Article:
Crucial Conversations When Online Learning is The Right - But Maybe Not the Popular - Solution to a Problem
We love to brainstorm solutions to sticky problems in schools. Sometimes One Schoolhouse can be part of the solution. Even when we don’t have the answer, our collective experience in a range of schools makes us a solid sounding board when a partner needs to work through options with a trusted colleague. Because there is a human element to every change, it is often useful to have someone who isn’t connected to the personalities involved to process options and outcomes.
So who are the constituent groups and how do you handle conversations when the solution includes putting students into online courses? Let’s be honest: A lot of people have negative preconceptions about online classes. Families may perceive that they are impersonal or aren’t rigorous; teachers worry they will change or take away their jobs; administrators think it may be another thing to manage. Let’s assume these concerns are the starting points for conversations, and diffuse anxiety by addressing them head-on.
Families: Most families choose independent schools for two primary reasons: college readiness and personal relationships. Sharing our college list along with anecdotes about how online learning promotes college preparedness by increasing academic maturity can help alleviate concern around rigor. So does describing the One Schoolhouse faculty, most of whom teach in top independent schools around the country and hold advanced degrees in their fields. Our faculty have the same goals that your faculty have: to understand the goals and needs of every student and to help every student find success.
Primary communications goal: Convey that online learning is an essential piece of a college prep education and One Schoolhouse is your trusted partner because we share your independent school values.
Teachers: Independent school teachers care deeply about their subjects and their students. In this moment of accelerating change, some are less inclined to adopt new innovations or are even fearful. Obstacles arise because teachers worry that new pedagogical or curricular initiatives will subjugate content and one-on-one time with students, or because they worry that the online option will eliminate their position or that of a dear colleague. Transparent communication about the school’s decision-making process reduces fear, which often surfaces because teachers don’t have the information that they need to understand what’s really going on behind the scenes.
Primary goal: Don’t be afraid to make your thinking visible to teachers as you process challenges - it prevents the toxic behavior of assuming the worst.
Administrators: No school administrator needs one more thing to manage, we can’t build a different school to address every single parent complaint, and we all want our school to be fully enrolled. Circumstances such as these conspire to back us into a corner. Here are a few real examples from when I worked in face-to-face schools. There were moments we lost students for all sorts of reasons that were largely out of our control, but that could have been resolved with One Schoolhouse’s help:
One Schoolhouse isn’t always the right solution to every problem. But we can help you think about how to handle course issues, especially those involving sensitive relationships or high financial stakes. We’ve seen communication go smoothly; we’ve also seen moments where you’d give anything for a do-over, and we’ve learned a lot about what makes the difference. Bottom line: when you’re preparing for crucial conversations around online learning, make us your first call.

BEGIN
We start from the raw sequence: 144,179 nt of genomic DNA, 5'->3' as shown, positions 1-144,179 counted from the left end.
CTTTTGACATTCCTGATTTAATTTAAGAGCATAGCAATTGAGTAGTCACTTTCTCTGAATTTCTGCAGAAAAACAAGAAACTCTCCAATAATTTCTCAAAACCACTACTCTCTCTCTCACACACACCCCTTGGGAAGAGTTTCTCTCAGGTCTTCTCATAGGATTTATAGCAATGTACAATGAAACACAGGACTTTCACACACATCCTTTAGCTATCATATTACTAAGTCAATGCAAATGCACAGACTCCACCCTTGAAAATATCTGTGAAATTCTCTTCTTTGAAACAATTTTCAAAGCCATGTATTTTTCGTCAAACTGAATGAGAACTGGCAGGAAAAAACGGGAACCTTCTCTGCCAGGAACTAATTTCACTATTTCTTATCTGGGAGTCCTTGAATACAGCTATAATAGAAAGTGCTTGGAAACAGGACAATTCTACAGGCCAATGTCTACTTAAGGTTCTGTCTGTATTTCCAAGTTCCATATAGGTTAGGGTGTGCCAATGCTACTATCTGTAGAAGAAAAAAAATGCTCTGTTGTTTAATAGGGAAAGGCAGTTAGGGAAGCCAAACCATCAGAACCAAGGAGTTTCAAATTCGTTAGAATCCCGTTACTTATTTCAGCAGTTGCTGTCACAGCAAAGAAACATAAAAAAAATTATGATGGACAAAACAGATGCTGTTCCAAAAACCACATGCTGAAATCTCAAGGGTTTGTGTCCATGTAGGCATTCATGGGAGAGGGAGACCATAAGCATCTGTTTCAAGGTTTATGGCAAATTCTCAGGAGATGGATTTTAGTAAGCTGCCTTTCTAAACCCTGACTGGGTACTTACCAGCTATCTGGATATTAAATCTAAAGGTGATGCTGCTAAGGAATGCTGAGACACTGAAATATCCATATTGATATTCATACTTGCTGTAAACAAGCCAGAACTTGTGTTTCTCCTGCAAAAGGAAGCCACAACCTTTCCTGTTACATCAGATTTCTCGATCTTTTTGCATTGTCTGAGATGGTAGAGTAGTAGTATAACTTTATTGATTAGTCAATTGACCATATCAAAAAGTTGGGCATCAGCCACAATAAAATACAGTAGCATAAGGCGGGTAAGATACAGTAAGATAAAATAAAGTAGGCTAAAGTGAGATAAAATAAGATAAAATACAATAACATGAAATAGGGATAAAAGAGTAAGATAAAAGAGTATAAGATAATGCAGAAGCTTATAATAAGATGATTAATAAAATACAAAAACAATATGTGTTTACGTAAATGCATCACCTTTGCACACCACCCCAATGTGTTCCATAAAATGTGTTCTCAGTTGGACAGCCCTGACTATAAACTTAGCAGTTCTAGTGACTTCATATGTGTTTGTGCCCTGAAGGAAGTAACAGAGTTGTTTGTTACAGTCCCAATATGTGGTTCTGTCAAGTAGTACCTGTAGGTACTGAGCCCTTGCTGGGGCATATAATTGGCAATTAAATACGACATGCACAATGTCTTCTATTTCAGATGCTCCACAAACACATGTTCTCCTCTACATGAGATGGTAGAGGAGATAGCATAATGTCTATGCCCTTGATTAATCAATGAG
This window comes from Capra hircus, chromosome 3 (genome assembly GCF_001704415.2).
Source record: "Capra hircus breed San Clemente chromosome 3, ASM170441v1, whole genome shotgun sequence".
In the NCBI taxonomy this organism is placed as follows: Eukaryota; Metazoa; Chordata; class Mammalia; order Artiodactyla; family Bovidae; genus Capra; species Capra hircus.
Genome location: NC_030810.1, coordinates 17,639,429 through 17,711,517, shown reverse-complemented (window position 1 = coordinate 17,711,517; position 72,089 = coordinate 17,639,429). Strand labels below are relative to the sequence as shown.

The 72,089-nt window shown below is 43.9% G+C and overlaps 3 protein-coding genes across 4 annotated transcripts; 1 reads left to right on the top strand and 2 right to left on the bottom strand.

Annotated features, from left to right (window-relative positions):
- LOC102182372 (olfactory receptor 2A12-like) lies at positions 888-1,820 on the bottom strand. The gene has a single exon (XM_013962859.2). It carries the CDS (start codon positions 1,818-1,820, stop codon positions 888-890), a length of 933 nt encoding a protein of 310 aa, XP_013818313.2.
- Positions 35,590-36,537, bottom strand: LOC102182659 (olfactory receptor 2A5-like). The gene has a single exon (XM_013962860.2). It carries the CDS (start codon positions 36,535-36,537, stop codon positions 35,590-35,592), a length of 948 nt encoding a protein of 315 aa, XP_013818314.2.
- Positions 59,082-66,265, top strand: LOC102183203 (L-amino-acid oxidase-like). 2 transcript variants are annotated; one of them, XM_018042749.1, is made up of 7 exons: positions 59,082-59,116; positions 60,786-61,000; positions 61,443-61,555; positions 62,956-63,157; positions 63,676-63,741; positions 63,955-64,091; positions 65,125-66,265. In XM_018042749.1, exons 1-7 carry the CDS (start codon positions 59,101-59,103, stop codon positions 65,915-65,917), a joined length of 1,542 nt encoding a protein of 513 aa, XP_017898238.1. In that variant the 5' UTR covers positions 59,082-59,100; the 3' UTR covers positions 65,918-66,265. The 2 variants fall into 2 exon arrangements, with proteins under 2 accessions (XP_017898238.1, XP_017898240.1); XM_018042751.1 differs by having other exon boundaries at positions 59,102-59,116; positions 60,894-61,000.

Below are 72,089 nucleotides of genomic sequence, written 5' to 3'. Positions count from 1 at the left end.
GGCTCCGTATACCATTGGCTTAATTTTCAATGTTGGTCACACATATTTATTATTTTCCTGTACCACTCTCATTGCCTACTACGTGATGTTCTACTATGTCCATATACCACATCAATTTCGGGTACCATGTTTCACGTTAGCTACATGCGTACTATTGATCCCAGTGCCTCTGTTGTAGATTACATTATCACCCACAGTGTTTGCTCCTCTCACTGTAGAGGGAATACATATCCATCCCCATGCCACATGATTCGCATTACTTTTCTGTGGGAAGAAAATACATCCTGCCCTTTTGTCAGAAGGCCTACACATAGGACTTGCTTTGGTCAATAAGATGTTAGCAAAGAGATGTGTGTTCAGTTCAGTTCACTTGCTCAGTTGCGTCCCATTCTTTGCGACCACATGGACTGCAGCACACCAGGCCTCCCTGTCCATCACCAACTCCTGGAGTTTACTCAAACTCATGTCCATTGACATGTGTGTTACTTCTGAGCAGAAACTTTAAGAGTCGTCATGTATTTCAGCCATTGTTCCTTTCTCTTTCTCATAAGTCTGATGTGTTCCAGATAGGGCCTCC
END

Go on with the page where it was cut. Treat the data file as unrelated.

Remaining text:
There is general acknowledgement across our industry that we have to continue to hire more people in our schools. We can look back almost twenty years to 2000-2001, when schools had 5.5 students for every one full time equivalent employee. Today, it’s 4.5 to one. Back in 2000-2001, there were 9 students to every one FTE teacher. Today, it’s 8 to one. The assumption has been that our schools have added more employees in administrative positions, not teaching positions in the last twenty years. That was true in the 1990s, but it hasn’t been the casein recent years. We’ve added teachers, and often we’ve added teachers to teach smaller numbers of students.
As our partnerships with schools deepened, we learned that online education provided an innovative opportunity for schools to add programs: per student rather than per faculty. This allowed schools to increase opportunities in more cost-effective ways and without making huge up-front investments in either spaces or people. also provided an opportunity to shift low-enrollment courses online to reduce costs without sacrificing the breadth and depth of their offerings.
Consider this program expansion scenario from one of our schools. This girls’ school in a tight market was looking to increase STEM opportunities for students, and considered two paths: traditional staffing (Option #1) or an online partnerships (Option #2). They chose Option #2 to allow for greater depth to their program at a lower annual cost and no capital expenditures.
Ten years ago, there was a lot of thought in the independent school world that online learning could be used to create new revenue. Those predictions have not come true. More importantly, however, independent schools can use online education to manage expenses, by adding value and increasing opportunities without having to add staff.
For a deeper dive, explore some past blog posts or check out the professional development courses offered in partnership with the National Business Officers Association:
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Brad Rathgeber (he/him/his)